Here’s an excerpt of Conrado De Quiros’ piece on PDI:

One is tempted to say that disasters are democratic in that they fall on both the rich and the poor. But that isn’t always true. Supertyphoons and superearthquakes tend to ravage the poor more than the rich: They have flimsier roofs, they do not have the means to move to higher ground, and the higher ground they move on to, such as churches and makeshift shelters, are just as brittle as the ones they left behind.

You are poor, you are far more vulnerable. You are bereft, you will be more bereft.

That thought rankles in your brain at the spectacle of our recently ravaged. We remain, despite our vaunted growth, a country mired in poverty. A hurricane howls over New York, floods overrun Central Europe and turn Prague and neighboring cities into a gigantic pool, a killer earthquake shakes buildings in Tokyo, but you do not see bodies lined up in the streets, children huddled against a gray sky, a sea of faces lost and despairing. You see those scenes in Tacloban, and before that in Ormoc, Cagayan de Oro, and Metro Manila itself, and you are reminded how impoverished we are and how frailer our lives are made by it...

In the past, the bishops, who were never themselves victims, also used to use the word “resilience” each time this country was flattened by earthquakes, landslides, storms, torrential rains, floods, and others—well, the insurance companies call them “acts of God.” The Filipino spirit is resilient, they said, it will survive, it will prevail. Well, there are other words for resilient. Those are vulnerable, frail, insignificant, negligible, forgettable, dismissible, miserable, not really there. Or indeed passivity, acceptance, resignation, getting by, making do, moving on.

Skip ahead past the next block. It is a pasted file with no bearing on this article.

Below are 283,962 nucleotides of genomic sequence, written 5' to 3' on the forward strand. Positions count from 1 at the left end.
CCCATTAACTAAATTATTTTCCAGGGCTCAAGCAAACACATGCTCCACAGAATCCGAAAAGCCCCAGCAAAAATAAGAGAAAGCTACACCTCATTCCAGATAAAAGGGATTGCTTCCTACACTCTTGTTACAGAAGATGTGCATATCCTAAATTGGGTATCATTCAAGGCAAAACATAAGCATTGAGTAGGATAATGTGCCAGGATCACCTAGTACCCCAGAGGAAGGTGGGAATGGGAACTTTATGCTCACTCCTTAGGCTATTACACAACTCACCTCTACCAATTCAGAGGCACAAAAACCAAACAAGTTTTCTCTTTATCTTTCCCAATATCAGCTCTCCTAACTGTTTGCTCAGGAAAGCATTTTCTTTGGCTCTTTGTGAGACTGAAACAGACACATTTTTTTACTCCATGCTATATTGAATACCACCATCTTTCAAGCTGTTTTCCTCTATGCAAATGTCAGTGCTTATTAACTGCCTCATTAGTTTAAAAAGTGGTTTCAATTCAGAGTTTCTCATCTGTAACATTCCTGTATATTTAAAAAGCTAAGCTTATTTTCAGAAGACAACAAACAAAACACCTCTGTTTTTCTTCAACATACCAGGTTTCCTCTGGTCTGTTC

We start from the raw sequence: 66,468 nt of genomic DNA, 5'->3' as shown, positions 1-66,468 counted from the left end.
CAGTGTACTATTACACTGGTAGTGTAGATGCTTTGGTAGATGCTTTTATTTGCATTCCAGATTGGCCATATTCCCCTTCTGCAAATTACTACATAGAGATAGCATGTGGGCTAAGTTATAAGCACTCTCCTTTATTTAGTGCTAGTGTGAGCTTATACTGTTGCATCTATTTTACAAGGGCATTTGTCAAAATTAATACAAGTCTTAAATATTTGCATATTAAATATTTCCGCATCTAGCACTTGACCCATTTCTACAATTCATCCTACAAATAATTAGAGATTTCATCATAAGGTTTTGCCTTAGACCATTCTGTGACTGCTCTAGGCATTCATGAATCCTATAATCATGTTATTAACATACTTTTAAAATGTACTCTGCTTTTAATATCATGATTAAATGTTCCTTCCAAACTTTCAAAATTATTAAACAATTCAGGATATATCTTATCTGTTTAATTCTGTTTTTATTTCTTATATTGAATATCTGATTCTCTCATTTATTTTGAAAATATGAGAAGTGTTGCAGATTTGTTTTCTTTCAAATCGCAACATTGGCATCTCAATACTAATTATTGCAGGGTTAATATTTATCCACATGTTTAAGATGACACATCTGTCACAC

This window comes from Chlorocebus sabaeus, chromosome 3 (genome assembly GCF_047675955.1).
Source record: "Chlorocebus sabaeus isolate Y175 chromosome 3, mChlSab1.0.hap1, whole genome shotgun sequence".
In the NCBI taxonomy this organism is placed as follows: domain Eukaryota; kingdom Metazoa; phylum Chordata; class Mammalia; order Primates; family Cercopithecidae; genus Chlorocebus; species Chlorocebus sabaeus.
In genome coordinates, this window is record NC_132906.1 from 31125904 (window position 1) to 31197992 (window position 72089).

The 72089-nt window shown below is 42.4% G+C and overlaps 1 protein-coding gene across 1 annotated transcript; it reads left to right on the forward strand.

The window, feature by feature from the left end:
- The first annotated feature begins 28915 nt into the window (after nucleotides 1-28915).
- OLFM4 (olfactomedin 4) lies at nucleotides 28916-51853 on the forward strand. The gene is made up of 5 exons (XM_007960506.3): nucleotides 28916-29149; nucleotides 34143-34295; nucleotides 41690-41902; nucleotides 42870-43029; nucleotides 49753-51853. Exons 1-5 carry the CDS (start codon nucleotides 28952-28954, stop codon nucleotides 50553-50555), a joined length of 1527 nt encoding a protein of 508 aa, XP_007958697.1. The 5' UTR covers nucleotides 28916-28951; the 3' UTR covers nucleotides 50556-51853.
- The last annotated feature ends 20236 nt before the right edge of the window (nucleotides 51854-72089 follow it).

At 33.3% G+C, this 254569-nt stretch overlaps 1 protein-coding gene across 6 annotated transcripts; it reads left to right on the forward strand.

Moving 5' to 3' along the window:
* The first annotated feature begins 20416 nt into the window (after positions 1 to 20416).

What you call resilient, we call forced to good.

Some things we can’t do anything about. Acts of God are one of those, though we can always add our voices, however teeny-weeny, to calling on Kerry’s favorite country to do something about its carbon emissions that are causing the winds to howl and the earth to heave. And we can always, like Dylan Thomas, rage against the dying of the light, even if only as a matter of attitude, even if only as a metaphysical stance. That is what a strong spirit is, a rebellious one.

Other things we can do something about. We can always get angry at the terms of our existence. We can always burn and rave at our vulnerability, at our powerlessness, at our poverty. We can always be as outraged about our deprivation as we have been of late about our corruption. We can always be oppressed by our lot as we have been of late about their plots. We can always refuse to be humored and called resilient, we can always refuse to have our grief waved away by faint comfort, we can always say, “Leave us be, we are hurt and we are angry.”

We can always refuse to be poor, or at least rebel against it. Because the scary part is that this has just begun, the world will get darker from here. The National Economic and Development Authority reckons that though the series of disasters that has befallen us will not affect the figures of our growth, it will affect the number of our poor. More semi-poor will become poor, more poor will become poorer. Which at the very least makes you wonder what the sense is in a growth that is so sticky it refuses to trickle down. And which at the very most makes you aghast at the thought that given that disasters are getting more plentiful and more ferocious, given that catastrophes have become our way of life, or death, how will we fare, who are mostly poor, in the world of tomorrow?

Never mind resilient, we can do with just being less helpless.”